TIGHAR was able to determine the probable identity of the
shallow aircraft as U.S. Navy TBD-1 Bureau Number 0298, assigned to Torpedo
Squadron 5 aboard the aircraft carrier USS Yorktown (CV-5), and
crewed on the morning of February 1, 1942 by pilot Lt. Harlan T. Johnson,
bombardier ACMM Charles E. Fosha, and radioman/rear gunner RM1c James W.
Dalzell. Fosha and Dalzell are still alive and have been interviewed by
|Left to right: Pilot Lt. Harlan T. Johnson, bombardier
ACMM Charles E. Fosha, and radioman/rear gunner RM1c James W. Dalzell.
from That Gallant Ship – USS Yorktown
(CV-5) by Robert Cressman, Pictorial Histories Publishing Company,
Missoula, MT. 1985. Used by permission. All rights reserved.
The identification of the aircraft
was accomplished without disturbing the site. U.S. Navy records show that
the two TBDs that landed in Jaluit lagoon were Bureau Number 0298 (Yorktown’s aircraft
5-T-7, radio call 77V44) and Bureau Number 1515 (Yorktown’s aircraft
5-T-6, radio call 76V44).¹ By fortunate
coincidence, Bu. No. 1515 was part of a late production batch of 15 airplanes
(Bu. Nos. 1505 through 1519) ordered in August 1938 which differed from
earlier TBDs in a few minor details.² Most
notably, a small “bomber’s compartment window” on each
side of the fuselage just above the leading edge of the wing root was omitted
in the later aircraft.
According to the 1997 report:
The aircraft is intact other than the propeller and engine
cowling that is [sic] separated and lying approximately 15 feet from
the main body of the aircraft. The glass canopy is still intact however
the forward pilot’s window is broken.
found that the aircraft is intact in that no major structural components
are missing. The doped cotton covering of the control surfaces is
gone, as are all traces of paint or markings on the aircraft.
There is a large growth of Pocillopora Sp. coral
on top of the fuselage in front of the pilot’s cockpit, and smaller
coral lumps and sheets elsewhere, but the condition of the aircraft’s
aluminum skin appears to be remarkably free of corrosion. Rivet
heads look tight and sound. The bare metal corrugated aluminum
surface of the wings is shiny. As noted, the engine is separated
from the airframe and lies just forward of the port wing. The propeller
hub is 13. 5 feet from the center of the fuselage nose section.
|Photo credits: upper left, vertical fin; TIGHAR photo
by R. Barrel. Above, photo courtesy T. Praster. Directly below, photo
courtesy T. Praster.
engine appears to have been knocked off when the nose struck a coral
ledge just before the airplane came to rest. As the fuselage settled
onto an underwater hillside it slid backward a short distance until
the port wing wedged against and somewhat under a large coral outcropping
and the starboard wingtip jammed against a smaller coral boulder.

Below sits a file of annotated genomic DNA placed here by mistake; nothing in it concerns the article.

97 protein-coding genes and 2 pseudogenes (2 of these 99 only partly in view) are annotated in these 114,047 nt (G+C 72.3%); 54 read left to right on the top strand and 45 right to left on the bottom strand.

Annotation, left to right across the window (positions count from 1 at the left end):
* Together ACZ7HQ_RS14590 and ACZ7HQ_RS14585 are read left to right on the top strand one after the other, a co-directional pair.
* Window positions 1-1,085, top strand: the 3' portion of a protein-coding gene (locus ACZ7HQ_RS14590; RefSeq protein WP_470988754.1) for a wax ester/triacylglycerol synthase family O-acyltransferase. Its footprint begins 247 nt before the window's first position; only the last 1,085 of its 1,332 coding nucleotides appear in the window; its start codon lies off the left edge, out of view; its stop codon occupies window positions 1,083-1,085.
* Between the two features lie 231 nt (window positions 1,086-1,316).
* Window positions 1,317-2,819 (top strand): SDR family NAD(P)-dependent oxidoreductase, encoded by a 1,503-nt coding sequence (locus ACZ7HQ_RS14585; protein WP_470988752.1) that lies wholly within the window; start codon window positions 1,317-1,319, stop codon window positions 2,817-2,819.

The aircraft now lies in roughly a 30° bank, starboard wing low
and nose high, on the reef slope (see illustration).
There is minor structural damage to the wingtips
and underside of the fuselage caused by the short rearward slide.
Nothing in the suggested scenario explains the broken windshield.
Photos courtesy T. Praster.
It appears that the pilot’s
Mark III Model 2 telescopic gun sight and Mark XXIV, Model 3 torpedo
director have been removed. Photographs taken during the 1997 survey
reveal that these items were missing at that time. The gun sight
and torpedo director were incorporated in a single unit – a tube
roughly 2.5 feet long and 3 inches in diameter – that was mounted
on the centerline of the aircraft on top of the instrument panel
in front of the pilot and projecting out through the windshield.
The loss of these items is almost certainly associated with the broken
Right, broken windshield and missing
gunsight. Photo courtesy T. Praster.
Right, installed gunsight.
U.S. Navy photo.
According to the 1997 report:
There was no sign of any weapons – these may
already have been removed. The plane was in such a position that
it was impossible to see if a torpedo was still present.
Above, rear gun installation. U.S. Navy photo.
armament for the Douglas torpedo bomber was a fixed, forward-firing
Browning M2 .30 caliber (in some cases .50 caliber) machine gun mounted
in the starboard side of the forward fuselage and firing through
the propeller arc; and for rear defense, another M2 .30 caliber machine
gun on a flexible mount aft of the radioman/gunner's position. Contrary
to the 1997 report, the forward-firing .30 caliber machine gun on
this aircraft is, in fact, present (left). Several panels on the
starboard side of the nose are missing, possibly blown off by water
pressure during the ditching.
Above, nose gun on shallow airplane. Photo courtesy
Right, nose gun installation. U.S. Navy Photo.
The rear gunner’s weapon is missing (left)
but Mr. James Dalzell, who was the radioman and rear gunner on Bu.